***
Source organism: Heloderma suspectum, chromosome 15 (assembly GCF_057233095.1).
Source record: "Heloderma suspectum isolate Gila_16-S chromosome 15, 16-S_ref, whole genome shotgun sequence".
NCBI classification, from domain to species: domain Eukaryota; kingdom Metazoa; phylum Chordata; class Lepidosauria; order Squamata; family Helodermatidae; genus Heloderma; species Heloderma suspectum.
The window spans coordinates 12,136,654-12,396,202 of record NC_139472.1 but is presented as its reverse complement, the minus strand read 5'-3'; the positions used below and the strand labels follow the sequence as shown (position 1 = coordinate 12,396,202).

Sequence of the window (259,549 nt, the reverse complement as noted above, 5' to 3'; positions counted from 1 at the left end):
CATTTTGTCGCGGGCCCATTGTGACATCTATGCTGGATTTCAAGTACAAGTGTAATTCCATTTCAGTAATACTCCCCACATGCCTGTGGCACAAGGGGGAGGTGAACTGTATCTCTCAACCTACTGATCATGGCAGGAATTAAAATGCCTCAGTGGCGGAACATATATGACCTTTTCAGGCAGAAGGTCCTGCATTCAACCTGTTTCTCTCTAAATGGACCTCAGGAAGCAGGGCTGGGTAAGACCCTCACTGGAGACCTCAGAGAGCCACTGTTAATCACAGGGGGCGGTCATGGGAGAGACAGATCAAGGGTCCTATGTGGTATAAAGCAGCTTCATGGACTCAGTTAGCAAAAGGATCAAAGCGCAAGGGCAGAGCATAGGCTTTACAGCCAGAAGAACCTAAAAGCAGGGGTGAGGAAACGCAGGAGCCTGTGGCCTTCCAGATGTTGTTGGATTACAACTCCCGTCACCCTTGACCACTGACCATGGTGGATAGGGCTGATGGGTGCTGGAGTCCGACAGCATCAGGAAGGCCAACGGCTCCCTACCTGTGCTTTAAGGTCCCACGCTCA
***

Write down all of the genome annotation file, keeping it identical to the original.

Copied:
Source organism: Heloderma suspectum, chromosome 15 (assembly GCF_057233095.1).
Source record: "Heloderma suspectum isolate Gila_16-S chromosome 15, 16-S_ref, whole genome shotgun sequence".
NCBI classification, from domain to species: domain Eukaryota; kingdom Metazoa; phylum Chordata; class Lepidosauria; order Squamata; family Helodermatidae; genus Heloderma; species Heloderma suspectum.
The window spans coordinates 12,136,654-12,396,202 of record NC_139472.1 but is presented as its reverse complement, the minus strand read 5'-3'; the positions used below and the strand labels follow the sequence as shown (position 1 = coordinate 12,396,202).

Sequence of the window (259,549 nt, the reverse complement as noted above, 5' to 3'; positions counted from 1 at the left end):
CATTTTGTCGCGGGCCCATTGTGACATCTATGCTGGATTTCAAGTACAAGTGTAATTCCATTTCAGTAATACTCCCCACATGCCTGTGGCACAAGGGGGAGGTGAACTGTATCTCTCAACCTACTGATCATGGCAGGAATTAAAATGCCTCAGTGGCGGAACATATATGACCTTTTCAGGCAGAAGGTCCTGCATTCAACCTGTTTCTCTCTAAATGGACCTCAGGAAGCAGGGCTGGGTAAGACCCTCACTGGAGACCTCAGAGAGCCACTGTTAATCACAGGGGGCGGTCATGGGAGAGACAGATCAAGGGTCCTATGTGGTATAAAGCAGCTTCATGGACTCAGTTAGCAAAAGGATCAAAGCGCAAGGGCAGAGCATAGGCTTTACAGCCAGAAGAACCTAAAAGCAGGGGTGAGGAAACGCAGGAGCCTGTGGCCTTCCAGATGTTGTTGGATTACAACTCCCGTCACCCTTGACCACTGACCATGGTGGATAGGGCTGATGGGTGCTGGAGTCCGACAGCATCAGGAAGGCCAACGGCTCCCTACCTGTGCTTTAAGGTCCCACGCTCA